A more serious issue of this type in 2020 was dependency resolution problem due to a missing library required by MySQL Workbench. Installation of this software available from the default openSUSE Tumbleweed repositories was months after I first saw this issue it still hasn't been resolved by openSUSE.

A Packaging and Repository Issue in openSUSE Tumbleweed
An issue of the type depicted in this image happens too frequently in openSUSE and never in Arch.

The only problems in this area that I have experienced in Arch are an occasional file conflict during a package transaction. But these are always known and the resolution is posted in the front page of the Arch Linux site. Performing the posted fix which just involves running pacman with options that allow the replacement of the file in conflict will allow the package management transaction to proceed. There have never been issues in Arch packaging or repositories that have prevented the installation or update of a package.

Good Online Infrastructure

openSUSE has the most mature and most comprehensive online infrastructure of any distribution. Some examples of its strength in this area include the YaST one-click installation mechanism, the software portal which is a gateway to viewing package build details, and OBS user repositories. openSUSE even provides its OBS infrastructure to build packages for other distributions. Arch online infrastructure is not as extensive, but it provides a good set of resources such as the ability to download PKGBUIDs, mirror information, and access to the Arch Build System which among other use cases will allow users to rebuild the entire system customizing the compilation of all software, in a similar fashion to FreeBSD Ports.

One aspect of Arch online infrastructure, which I only discovered this year, was especially impressive to me -- the Arch Linux Archive. The ALA "stores official repositories snapshots, ISO images, and bootstrap tarballs across time", allowing users to install a previous version of a package, and even restore all packages on the system to a versions available in the official repositories at a specific time in the past. No other distribution has such a capability.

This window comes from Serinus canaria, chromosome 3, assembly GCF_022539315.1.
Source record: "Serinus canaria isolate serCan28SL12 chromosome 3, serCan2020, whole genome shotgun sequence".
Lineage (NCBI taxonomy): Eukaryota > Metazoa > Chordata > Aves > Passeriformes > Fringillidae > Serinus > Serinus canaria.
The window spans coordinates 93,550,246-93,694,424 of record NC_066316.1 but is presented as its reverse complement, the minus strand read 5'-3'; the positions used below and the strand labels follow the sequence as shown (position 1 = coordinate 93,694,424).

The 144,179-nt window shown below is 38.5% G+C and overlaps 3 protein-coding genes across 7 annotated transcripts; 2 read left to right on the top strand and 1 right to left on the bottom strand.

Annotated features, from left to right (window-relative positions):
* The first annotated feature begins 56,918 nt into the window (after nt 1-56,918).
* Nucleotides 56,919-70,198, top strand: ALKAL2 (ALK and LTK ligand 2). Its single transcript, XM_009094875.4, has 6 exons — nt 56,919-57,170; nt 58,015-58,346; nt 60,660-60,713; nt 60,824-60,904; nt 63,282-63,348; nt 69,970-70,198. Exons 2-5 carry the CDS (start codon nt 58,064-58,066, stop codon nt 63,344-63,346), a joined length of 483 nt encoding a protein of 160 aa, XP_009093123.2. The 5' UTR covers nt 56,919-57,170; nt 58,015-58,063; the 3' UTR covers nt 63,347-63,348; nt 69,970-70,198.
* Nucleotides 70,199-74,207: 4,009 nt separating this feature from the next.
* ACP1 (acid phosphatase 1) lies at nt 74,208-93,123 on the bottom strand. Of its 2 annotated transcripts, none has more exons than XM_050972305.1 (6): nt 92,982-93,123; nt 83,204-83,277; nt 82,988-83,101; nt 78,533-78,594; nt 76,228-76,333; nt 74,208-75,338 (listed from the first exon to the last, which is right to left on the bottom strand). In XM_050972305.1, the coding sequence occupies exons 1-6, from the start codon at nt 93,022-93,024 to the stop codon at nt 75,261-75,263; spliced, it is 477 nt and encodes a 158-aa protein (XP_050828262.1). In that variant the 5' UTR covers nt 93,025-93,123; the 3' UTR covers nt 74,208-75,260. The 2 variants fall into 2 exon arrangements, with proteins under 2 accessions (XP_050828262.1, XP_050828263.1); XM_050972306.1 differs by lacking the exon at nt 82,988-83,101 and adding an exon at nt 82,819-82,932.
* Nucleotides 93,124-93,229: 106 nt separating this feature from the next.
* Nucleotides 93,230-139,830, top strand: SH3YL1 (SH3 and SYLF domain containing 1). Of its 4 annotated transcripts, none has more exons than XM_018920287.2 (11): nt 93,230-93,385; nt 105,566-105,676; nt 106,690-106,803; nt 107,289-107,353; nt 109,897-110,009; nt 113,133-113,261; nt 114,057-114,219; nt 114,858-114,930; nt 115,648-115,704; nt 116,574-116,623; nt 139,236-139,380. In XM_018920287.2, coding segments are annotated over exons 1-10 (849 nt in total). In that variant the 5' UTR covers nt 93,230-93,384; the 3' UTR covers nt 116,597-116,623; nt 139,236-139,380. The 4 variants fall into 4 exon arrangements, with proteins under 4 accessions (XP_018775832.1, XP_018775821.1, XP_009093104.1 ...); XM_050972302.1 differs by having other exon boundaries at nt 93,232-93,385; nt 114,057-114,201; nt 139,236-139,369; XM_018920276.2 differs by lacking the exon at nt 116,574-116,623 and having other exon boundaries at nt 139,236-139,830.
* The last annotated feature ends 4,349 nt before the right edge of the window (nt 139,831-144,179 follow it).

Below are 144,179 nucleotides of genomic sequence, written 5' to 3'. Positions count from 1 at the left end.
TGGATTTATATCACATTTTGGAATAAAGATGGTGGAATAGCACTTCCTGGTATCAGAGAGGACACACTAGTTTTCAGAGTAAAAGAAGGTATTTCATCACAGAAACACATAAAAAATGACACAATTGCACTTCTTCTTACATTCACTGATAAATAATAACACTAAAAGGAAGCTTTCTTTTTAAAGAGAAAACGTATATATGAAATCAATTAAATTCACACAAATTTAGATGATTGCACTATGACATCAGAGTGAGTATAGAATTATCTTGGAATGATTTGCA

The rollback system on openSUSE serves a similar purpose, but it is not independent of the system, and on Arch a user who has set up a Snapper/Btrfs capability can have the same rollback capability, albeit without the option of managing it with YaST, and still use the ALA if necessary.

One other element of the Arch Linux online infrastructure also impressed me this year when I realized how much its existence improves the user experience. This is the previously mentioned Latest News section on the front page of the Arch Linux website. Not only does it provide occasional distribution news and announcements, but it provides notice of problems users may experience and provides the resolution with a description of the problem. Although I look at this news listing before I update Arch, I was struck by how useful it is after experiencing the kernel and MySQL Workbench issues on openSUSE and finding the most relevant reference to these issues being on Reddit.


I mentioned earlier in this article that in my opinion openSUSE/SUSE Linux is the spiritual successor to the UNIX variants at their prime found on high end workstations of the late nineties. This is due to not only YaST, something that could conceivably be found on a commercial UNIX product of that time, but to the overall refinement in its system design and system tools. zypper is one example of this refinement, with its flexibility and robust capability.

The refinement of openSUSE under the hood surpasses that of Arch (although Arch's simplicity allows for a transparency of the system to the user, a characteristic that may be as equally appreciated as openSUSE's superiority in system design). Unfortunately, while the refinement of openSUSE system tools and design can be appreciated, it does not matter if quality issues prevent its use for a particular. Many times in 2020 when I had a problem with openSUSE, some of which I discussed in this article, or with another distribution installed on my primary computer, I could always expect to reboot into Arch and that everything would work as it should. And when I did reboot into Arch everything worked as it should. For this reason Arch Linux was the best distribution of 2020.